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C Corporate Finance Topics Summer 2006

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Presentation on theme: "C Corporate Finance Topics Summer 2006"— Presentation transcript:

1 C15.0008 Corporate Finance Topics Summer 2006
Session 2: Options I C Corporate Finance Topics Summer 2006

2 Outline Call and put options The law of one price Put-call parity
Binomial valuation

3 Options, Options Everywhere!
Compensation—employee stock options Investment/hedging—exchange traded and OTC options on stocks, indexes, bonds, currencies, commodities, etc., exotics Embedded options—callable bonds, convertible bonds, convertible preferred stock, mortgage-backed securities Equity and debt as options on the firm Real options—projects as options Why so much stuff on options? Bottom line—options is something every well-educated finance student should understand!

4 Example..

5 Options The right, but not the obligation to buy (call) or sell (put) an asset at a fixed price on or before a given date. Terminology: Strike/Exercise Price Expiration Date American/European In-/At-/Out-of-the-Money

6 An Equity Call Option Notation: C(S,E,t)
Definition: the right to purchase one share of stock (S), at the exercise price (E), at or before expiration (t periods to expiration). eBay Jan o6 call exercise price of $45 C(39, 45, 1/3 year) Currently out-of-the-money

7 Where Do Options Come From?
Publicly-traded equity options are not issued by the corresponding companies An options transaction is simply a transaction between 2 individuals (the buyer, who is long the option, and the writer, who is short the option) Exercising the option has no effect on the company (on shares outstanding or cash flow), only on the counterparty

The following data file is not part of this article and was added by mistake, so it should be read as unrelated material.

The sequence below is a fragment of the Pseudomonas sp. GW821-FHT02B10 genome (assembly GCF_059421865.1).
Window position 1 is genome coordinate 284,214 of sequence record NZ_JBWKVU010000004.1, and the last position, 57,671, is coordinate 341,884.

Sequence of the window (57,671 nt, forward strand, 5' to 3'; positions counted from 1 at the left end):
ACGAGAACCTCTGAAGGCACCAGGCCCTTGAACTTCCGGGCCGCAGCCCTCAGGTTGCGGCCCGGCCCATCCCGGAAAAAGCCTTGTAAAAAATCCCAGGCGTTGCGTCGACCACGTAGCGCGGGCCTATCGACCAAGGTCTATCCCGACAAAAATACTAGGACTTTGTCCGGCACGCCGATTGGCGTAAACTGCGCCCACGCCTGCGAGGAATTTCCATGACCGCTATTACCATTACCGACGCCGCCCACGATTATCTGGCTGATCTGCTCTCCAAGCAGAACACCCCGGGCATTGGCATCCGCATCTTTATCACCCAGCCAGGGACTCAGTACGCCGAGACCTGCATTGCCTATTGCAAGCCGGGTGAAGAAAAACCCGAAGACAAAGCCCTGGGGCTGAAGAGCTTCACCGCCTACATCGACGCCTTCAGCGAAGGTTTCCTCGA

8 Numerical example Call option Put option

9 Option Values at Expiration
At expiration date T, the underlying (stock) has market price ST A call option with exercise price E has intrinsic value (“payoff to holder”) A put option with exercise price E has intrinsic value (“payoff to holder”)

10 Call Option Payoffs Long Call Short Call Payoff ST E Payoff E ST
This is just the payoff at expiration—it does not include the price/premium!

11 Put Option Payoffs Payoff ST E Long Put Short Put Payoff E E ST E

12 Other Relevant Payoffs
Risk-Free Zero Coupon Bond Maturity T, Face Amount E Payoff ST Stock Payoff E ST

13 The Law of One Price If 2 securities/portfolios have the same payoff then they must have the same price Why? Otherwise it would be possible to make an arbitrage profit Sell the expensive portfolio, buy the cheap portfolio The payoffs in the future cancel, but the strategy generates a positive cash flow today (a money machine) This should be familiar from FFM!

14 Put-Call Parity Stock + Put = Call +Bond = Payoff ST E Payoff ST E
Stock+put S<E S+(E-S)=E S>E S+0=S Call+bond S<E 0+E=E S>E (S-E)+E=S Payoff ST E =

15 Put-Call Parity Payoffs: Stock + Put = Call + Bond Prices:
Stock = Call – Put + Bond S = C – P + PV(E) Value of zero coupon bond is just PV of face amount

16 Introduction to binomial trees

17 What is an Option Worth? Binomial Valuation
Consider a world in which the stock can take on only 2 possible values at the expiration date of the option. In this world, the option payoff will also have 2 possible values. This payoff can be replicated by a portfolio of stock and risk-free bonds. Consequently, the value of the option must be the value of the replicating portfolio.